Mona and William marry, but these are difficult days, and sometimes William has to work away. The world conspires to separate them at the end of 1974 – and Mona has to find a way of carrying on.

Now Mona lives in an English seaside town, she is contemplating her sixtieth birthday in a few days’ time, and works quietly in her shop, making dolls for collectors, creating gorgeously detailed outfits for them. With the help of a local carpenter Mona makes other dolls – special dolls that she uses to help women grappling with the over whelming grief of a stillbirth.

“‘It was only the kindness of a stranger that gave me the time to say goodbye. And that kindness gave me forty-five minutes with my child and I turned that forty-five minutes into a lifetime, into all the days and hours and weeks and years that we would never have together.”

The Trick to Time is a wonderfully compelling novel – I loved Mona – her story is one I’ll not forget easily. Many people I suspect will be profoundly moved and affected by the themes in this novel which are explored with sensitivity and understanding. It is a novel with a wonderful final line – I do love a novel with a heart stopping final line.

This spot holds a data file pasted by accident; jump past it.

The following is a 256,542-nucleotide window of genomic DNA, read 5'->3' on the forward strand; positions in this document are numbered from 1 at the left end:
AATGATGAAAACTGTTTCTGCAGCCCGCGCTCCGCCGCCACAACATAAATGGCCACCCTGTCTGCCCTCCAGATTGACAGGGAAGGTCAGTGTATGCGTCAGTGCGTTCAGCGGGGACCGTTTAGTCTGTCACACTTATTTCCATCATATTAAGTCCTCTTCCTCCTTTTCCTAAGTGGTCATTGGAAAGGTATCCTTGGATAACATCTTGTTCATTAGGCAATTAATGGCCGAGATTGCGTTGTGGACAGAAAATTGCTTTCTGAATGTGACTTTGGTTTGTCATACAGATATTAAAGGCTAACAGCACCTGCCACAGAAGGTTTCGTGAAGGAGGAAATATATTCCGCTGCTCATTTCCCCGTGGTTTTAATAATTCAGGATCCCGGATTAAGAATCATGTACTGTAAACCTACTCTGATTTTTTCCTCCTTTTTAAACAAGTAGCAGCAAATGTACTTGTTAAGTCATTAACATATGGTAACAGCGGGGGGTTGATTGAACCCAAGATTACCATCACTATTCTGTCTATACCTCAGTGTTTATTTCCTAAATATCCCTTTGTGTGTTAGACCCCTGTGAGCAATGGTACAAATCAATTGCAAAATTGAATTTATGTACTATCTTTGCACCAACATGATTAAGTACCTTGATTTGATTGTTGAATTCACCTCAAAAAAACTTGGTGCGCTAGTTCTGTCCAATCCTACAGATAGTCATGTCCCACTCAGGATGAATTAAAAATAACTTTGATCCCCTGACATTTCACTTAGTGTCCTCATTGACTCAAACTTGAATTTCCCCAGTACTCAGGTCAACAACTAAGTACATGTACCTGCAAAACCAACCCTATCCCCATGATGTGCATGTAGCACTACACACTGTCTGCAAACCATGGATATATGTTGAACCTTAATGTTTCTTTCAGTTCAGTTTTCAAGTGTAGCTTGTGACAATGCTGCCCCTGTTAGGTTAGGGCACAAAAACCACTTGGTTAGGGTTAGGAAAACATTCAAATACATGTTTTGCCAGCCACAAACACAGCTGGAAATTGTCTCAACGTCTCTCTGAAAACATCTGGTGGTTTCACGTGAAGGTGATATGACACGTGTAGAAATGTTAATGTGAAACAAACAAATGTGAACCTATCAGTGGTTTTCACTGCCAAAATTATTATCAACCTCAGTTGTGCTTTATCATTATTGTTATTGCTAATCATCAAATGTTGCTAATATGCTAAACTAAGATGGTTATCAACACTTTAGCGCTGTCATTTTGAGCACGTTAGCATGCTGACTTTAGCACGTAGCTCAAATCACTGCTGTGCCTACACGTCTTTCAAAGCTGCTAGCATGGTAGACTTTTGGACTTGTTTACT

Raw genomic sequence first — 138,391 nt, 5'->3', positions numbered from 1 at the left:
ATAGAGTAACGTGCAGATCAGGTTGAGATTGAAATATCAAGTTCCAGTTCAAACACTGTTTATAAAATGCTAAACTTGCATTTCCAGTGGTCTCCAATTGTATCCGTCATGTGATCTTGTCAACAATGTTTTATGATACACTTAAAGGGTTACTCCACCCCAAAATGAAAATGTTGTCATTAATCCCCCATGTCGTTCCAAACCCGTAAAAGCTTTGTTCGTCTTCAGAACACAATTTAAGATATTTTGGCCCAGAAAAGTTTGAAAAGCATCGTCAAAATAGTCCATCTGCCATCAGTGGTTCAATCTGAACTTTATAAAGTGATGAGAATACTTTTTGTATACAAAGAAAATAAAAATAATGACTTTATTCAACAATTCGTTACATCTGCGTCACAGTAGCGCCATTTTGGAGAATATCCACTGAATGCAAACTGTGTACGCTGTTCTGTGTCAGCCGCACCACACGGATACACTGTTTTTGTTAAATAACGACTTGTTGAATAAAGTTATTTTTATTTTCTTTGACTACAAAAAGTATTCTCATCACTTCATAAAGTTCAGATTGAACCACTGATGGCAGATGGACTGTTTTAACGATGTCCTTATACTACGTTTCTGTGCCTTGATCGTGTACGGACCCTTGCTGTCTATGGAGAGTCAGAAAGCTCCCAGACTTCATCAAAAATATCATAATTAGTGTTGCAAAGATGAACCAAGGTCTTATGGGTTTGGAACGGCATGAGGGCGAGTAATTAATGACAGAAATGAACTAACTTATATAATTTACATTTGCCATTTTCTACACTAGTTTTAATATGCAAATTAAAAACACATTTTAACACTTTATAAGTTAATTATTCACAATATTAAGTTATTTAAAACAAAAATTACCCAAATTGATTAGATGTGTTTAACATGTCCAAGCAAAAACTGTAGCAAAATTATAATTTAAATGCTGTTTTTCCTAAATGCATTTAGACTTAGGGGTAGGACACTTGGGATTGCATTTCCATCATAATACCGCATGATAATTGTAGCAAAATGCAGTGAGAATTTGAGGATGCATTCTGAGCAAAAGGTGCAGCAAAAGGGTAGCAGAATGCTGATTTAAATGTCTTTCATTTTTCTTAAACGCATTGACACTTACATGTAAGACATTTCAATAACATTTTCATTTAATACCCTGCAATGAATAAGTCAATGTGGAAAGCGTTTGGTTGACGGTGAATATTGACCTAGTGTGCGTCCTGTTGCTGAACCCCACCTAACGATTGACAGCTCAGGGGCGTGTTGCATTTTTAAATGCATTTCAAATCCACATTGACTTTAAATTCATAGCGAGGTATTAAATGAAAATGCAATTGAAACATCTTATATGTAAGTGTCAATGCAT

kit-de-waal

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Tales from the tbr

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More books have come into the house – and I am hovering over the buy button almost daily. This is not good.

In January I was able to report that my tbr stood at 280 – once I had added in all those invisible kindle books. I imposed a book buying ban for the whole of January – (there may need to another one of those soon) but since then I have returned to my good old, bad old ways. So now, despite my best efforts I still have 264 books tbr – there was one heady moment when I fell below 260 – but of course I acquired more books. There they are, in all their glory. So, while the overall number has fallen – it hasn’t fallen by much. I’m also aware that, I don’t have any books for phase 3 of #ReadingMuriel2018 so once I have read a few more books to make space, but before the start of May I shall have to rectify that situation (perhaps I should reacquaint myself with the library for those).

Having so loved Barbara Comyns’ The Juniper Tree – I went straight off and ordered three more of her books; Mr Fox, Sisters by a River, and The House of Dolls. I am going to space them out over the next few months (or longer) so I have them to look forward to.

Trick by Domenico Startone published by Europe Editions – is the latest book to arrive from The Asymptote book club – it is translated from Italian by Jhumpa Lahiri. I anticipate it eagerly – a quick flick through when it arrived really whetted my appetite.

A Secret Sisterhood (the hidden friendships of Austen, Bronte, Eliot and Woolf) by Emily Midorikawa and Emma Claire Sweeney looks utterly brilliant and boasts a foreword by Margaret Atwood. Well I had to really.